red hot wine recipe

Vin Chaud is one of my favorite winter traditions here in Paris. Starting in November, Christmas markets (Marchés de Noel) pop up all over the city with vendors offering hand-made trinkets, local food specialities, hot chocolate, and of course, vin chaud. You curl your hands around your warm cup, sip, and wander through a wonderland of winter lights and tiny treasures. But lucky for me, the vin chaud offerings do not end with the closing of the Marchés de Noel at the end of December. You can still find vin chaud in bistros and pop-up booths near popular winter activities. Over the weekend, we sipped some in the adorable bubble bar on the first floor of the Eiffel Tower, toasting the new year. Mulled wine is the perfect excuse to drink wine from coffee mugs. Not only does vin chaud warm bitter hearts and cold fingers as frosts arrive, but its coffee-like steam makes it an acceptable day time libation as well. In fact, the steaming red beverage has actually been the excuse for drinking from atypical vessels for millennia. Yes, millennia. Since the Egyptians first deemed warm, spicy wine the elixir of the after life around 300 B.C. mulled wine—in all its forms and flavors—has been keeping humans warm and happy through cold seasons, mugs in hand.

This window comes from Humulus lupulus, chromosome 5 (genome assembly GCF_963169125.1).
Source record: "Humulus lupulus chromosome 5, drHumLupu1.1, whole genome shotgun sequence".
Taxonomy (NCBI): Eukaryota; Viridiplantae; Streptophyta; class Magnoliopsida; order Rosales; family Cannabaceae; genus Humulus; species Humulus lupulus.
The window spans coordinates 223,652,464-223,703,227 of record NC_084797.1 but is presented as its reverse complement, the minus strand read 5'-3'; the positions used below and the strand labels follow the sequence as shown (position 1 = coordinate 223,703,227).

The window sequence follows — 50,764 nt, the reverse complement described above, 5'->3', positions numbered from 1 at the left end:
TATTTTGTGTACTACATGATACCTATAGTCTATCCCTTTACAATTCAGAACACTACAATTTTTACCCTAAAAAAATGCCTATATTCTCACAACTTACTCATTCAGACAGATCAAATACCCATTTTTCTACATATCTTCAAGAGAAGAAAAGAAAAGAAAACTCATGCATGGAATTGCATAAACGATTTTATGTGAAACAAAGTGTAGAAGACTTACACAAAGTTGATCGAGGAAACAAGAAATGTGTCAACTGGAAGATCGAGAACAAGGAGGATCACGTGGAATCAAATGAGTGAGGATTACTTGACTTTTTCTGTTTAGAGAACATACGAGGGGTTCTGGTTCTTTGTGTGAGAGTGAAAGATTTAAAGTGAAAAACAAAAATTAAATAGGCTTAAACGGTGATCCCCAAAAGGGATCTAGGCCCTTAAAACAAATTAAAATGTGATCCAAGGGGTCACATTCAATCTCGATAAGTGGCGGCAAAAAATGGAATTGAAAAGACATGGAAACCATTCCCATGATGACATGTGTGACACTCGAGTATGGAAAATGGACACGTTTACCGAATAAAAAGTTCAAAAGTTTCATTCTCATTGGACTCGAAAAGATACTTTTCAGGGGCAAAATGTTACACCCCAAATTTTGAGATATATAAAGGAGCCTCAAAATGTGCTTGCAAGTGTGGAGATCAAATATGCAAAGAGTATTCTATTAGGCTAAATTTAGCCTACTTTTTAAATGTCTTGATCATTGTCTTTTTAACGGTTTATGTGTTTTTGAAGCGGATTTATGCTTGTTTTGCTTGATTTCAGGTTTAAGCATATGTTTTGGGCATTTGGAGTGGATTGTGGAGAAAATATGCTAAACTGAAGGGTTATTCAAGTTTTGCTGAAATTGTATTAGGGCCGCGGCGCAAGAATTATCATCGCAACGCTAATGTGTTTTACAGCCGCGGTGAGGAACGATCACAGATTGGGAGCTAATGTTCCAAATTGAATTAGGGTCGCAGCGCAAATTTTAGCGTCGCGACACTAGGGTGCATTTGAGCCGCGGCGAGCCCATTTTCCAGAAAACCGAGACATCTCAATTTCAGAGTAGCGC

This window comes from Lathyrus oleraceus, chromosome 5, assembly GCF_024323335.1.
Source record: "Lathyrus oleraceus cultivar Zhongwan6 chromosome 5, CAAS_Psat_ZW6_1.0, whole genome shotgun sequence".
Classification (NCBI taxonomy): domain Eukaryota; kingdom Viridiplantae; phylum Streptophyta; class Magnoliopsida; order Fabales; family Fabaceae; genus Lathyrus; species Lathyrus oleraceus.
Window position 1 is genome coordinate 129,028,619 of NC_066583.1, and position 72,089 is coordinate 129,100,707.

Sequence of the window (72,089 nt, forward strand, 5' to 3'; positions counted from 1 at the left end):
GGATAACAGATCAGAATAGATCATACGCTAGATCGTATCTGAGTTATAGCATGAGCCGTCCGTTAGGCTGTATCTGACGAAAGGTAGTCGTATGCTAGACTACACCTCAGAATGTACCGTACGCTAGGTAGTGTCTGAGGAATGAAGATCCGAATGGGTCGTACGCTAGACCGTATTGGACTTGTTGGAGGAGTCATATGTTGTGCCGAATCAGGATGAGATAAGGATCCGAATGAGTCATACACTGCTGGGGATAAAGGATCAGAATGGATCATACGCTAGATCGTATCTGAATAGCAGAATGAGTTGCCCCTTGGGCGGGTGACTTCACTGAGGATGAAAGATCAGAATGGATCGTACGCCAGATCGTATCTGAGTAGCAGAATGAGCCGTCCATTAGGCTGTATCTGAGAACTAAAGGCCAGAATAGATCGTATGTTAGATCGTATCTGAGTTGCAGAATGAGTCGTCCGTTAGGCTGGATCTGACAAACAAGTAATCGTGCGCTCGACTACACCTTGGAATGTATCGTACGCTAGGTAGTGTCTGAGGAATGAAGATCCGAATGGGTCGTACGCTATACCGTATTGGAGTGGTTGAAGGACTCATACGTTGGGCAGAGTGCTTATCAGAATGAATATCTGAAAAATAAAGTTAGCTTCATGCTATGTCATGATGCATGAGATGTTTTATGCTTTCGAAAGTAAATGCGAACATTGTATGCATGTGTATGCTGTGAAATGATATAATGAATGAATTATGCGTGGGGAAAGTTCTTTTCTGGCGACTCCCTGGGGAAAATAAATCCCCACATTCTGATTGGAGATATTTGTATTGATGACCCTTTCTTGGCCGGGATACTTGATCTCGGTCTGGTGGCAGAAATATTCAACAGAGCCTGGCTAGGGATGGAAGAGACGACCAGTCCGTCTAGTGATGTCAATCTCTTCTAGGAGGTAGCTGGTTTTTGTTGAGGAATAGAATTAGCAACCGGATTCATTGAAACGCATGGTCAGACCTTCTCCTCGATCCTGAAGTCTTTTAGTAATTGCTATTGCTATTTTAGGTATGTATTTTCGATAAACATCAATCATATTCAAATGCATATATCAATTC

Along with Cleopatra, Greek philosopher Hippocrates was known for prescribing spiced wine as a medicinal tonic, and Pliny the Elder also wrote about the merits of warm and spicy spirits known as Piment during the Roman era. During the Middle Ages, Europeans often referred to mulled wine as “Hippocras,” in memory of the famed Hippocrates, filling cauldrons of wine with long pepper, bay leaves, and cardamom, which were then strained through conical filters invented by the famed Greek. Even Sangria used to be hot.

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